If “Standard error” and “Confidence intervals” measure precision of measurement, then what are the measurements of accuracy?

In book “Biostatistics for dummies” in page 40 I read:

The standard error (abbreviated SE) is one way to indicate how precise your
estimate or measurement of something is.


Confidence intervals provide another way to indicate the precision of an
estimate or measurement of something.

But there is not written anything how to indicate accuracy of the measurement.

Question: How to indicate the how accurate the measurement of something is? Which methods are used for that?

Not to be confused with Accuracy and Precision of the test: https://en.wikipedia.org/wiki/Accuracy_and_precision#In_binary_classification


Precision can be estimated directly from your data points, but accuracy is related to the experimental design. Suppose I want to find the average height of American males. Given a sample of heights, I can estimate my precision. If my sample is taken from all basketball players, however, my estimate will be biased and inaccurate, and this inaccuracy cannot be identified from the sample itself.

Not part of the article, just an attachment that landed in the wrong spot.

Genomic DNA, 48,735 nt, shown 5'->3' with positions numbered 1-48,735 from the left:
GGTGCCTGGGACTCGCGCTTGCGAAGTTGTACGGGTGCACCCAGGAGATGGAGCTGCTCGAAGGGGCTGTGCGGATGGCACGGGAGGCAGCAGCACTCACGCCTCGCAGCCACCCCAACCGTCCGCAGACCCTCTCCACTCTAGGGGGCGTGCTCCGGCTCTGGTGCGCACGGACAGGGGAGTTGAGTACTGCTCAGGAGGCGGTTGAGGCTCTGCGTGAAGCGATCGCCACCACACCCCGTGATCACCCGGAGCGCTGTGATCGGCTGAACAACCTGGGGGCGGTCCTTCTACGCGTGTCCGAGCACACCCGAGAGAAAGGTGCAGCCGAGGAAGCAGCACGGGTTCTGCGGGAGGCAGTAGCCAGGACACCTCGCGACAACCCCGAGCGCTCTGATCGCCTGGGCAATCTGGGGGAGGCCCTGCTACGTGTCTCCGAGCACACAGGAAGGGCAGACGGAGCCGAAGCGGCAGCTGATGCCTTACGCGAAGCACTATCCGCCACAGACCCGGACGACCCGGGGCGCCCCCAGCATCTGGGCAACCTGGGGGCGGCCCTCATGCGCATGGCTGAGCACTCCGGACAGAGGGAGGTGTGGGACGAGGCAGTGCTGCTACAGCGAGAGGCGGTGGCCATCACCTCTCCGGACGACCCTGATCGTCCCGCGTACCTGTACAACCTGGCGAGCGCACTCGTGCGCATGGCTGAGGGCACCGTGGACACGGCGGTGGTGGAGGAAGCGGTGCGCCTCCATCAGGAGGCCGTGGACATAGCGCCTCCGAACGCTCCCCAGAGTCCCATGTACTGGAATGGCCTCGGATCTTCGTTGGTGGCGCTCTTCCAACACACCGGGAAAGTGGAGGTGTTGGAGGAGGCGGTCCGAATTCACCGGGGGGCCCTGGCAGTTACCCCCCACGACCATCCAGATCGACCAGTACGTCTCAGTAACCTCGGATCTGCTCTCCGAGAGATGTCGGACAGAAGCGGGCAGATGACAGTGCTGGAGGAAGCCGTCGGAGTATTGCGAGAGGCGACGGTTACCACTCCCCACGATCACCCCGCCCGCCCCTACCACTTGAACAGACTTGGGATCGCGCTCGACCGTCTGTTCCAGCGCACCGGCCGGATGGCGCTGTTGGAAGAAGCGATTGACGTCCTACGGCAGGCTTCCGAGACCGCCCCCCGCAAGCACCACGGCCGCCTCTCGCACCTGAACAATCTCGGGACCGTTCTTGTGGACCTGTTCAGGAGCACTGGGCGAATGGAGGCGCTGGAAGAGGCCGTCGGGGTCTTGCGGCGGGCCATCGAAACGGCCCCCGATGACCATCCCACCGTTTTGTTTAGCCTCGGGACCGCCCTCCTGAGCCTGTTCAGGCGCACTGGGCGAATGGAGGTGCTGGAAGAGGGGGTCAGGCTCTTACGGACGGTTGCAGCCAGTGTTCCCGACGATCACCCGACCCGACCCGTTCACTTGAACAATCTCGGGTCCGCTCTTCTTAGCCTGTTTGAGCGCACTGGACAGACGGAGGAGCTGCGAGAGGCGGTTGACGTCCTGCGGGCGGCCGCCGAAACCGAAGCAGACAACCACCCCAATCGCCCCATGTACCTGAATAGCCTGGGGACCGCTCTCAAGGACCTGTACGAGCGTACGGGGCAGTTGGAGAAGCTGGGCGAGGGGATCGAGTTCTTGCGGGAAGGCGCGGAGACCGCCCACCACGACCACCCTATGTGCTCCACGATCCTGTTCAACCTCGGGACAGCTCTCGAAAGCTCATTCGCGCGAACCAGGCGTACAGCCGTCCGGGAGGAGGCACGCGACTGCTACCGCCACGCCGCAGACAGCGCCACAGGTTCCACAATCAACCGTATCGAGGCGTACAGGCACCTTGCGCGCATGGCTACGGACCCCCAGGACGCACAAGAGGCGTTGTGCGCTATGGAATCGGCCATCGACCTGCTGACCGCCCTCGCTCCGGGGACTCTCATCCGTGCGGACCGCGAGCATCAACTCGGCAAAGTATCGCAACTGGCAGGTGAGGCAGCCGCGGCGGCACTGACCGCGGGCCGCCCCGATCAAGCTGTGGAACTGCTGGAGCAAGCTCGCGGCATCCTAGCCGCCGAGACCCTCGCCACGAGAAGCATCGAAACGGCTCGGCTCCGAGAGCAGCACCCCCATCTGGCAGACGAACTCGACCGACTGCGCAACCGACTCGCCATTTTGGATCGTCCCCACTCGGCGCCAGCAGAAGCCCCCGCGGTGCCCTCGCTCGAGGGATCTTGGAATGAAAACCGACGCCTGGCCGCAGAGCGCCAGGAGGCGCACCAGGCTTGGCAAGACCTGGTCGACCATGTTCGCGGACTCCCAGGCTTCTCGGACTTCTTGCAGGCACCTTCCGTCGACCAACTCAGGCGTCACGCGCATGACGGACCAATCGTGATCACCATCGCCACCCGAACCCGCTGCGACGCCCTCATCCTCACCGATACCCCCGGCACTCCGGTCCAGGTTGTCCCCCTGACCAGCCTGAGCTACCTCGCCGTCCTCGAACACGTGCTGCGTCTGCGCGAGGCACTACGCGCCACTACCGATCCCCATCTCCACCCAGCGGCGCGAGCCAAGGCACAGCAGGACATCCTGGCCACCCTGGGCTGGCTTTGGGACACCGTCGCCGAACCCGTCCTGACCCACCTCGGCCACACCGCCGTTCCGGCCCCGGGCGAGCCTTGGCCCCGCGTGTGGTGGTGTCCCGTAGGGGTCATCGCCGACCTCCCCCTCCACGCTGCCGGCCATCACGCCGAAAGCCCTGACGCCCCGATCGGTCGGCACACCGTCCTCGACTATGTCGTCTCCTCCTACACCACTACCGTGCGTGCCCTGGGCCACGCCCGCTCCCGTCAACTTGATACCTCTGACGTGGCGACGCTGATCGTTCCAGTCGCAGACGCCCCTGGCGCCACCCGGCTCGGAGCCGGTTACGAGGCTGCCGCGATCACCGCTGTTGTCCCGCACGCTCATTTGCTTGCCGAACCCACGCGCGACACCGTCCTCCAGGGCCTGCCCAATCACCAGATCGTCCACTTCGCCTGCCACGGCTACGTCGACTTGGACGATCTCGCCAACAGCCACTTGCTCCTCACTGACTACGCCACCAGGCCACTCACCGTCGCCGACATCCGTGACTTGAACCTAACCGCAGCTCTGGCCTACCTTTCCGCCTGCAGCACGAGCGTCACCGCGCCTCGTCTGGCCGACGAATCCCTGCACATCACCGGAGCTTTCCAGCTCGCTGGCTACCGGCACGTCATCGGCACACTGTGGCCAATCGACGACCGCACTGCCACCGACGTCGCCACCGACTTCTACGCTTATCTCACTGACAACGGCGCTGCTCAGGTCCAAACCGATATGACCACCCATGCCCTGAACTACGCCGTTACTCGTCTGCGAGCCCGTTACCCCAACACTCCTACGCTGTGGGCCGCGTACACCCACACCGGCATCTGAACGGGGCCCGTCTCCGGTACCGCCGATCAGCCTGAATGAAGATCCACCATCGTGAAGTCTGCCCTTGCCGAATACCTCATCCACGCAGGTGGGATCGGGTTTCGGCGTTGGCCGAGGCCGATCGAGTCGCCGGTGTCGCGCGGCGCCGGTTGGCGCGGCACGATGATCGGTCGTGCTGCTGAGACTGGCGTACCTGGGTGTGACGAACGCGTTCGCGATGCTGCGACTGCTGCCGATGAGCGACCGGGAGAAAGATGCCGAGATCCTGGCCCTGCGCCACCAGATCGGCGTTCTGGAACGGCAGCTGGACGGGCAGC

One way of measuring accuracy is by performing calibration of your measurement platform. By using your platform to measure a known quantity, you can reliably test the accuracy of your method. This could help you find measurement bias, e.g., if your tape measure for the height example was missing an inch, you would recognize that all your calibration samples read an inch too short. It wouldn’t help fix your experimental design problem, though.

Source : Link , Question Author : vasili111 , Answer Author : Nuclear Hoagie

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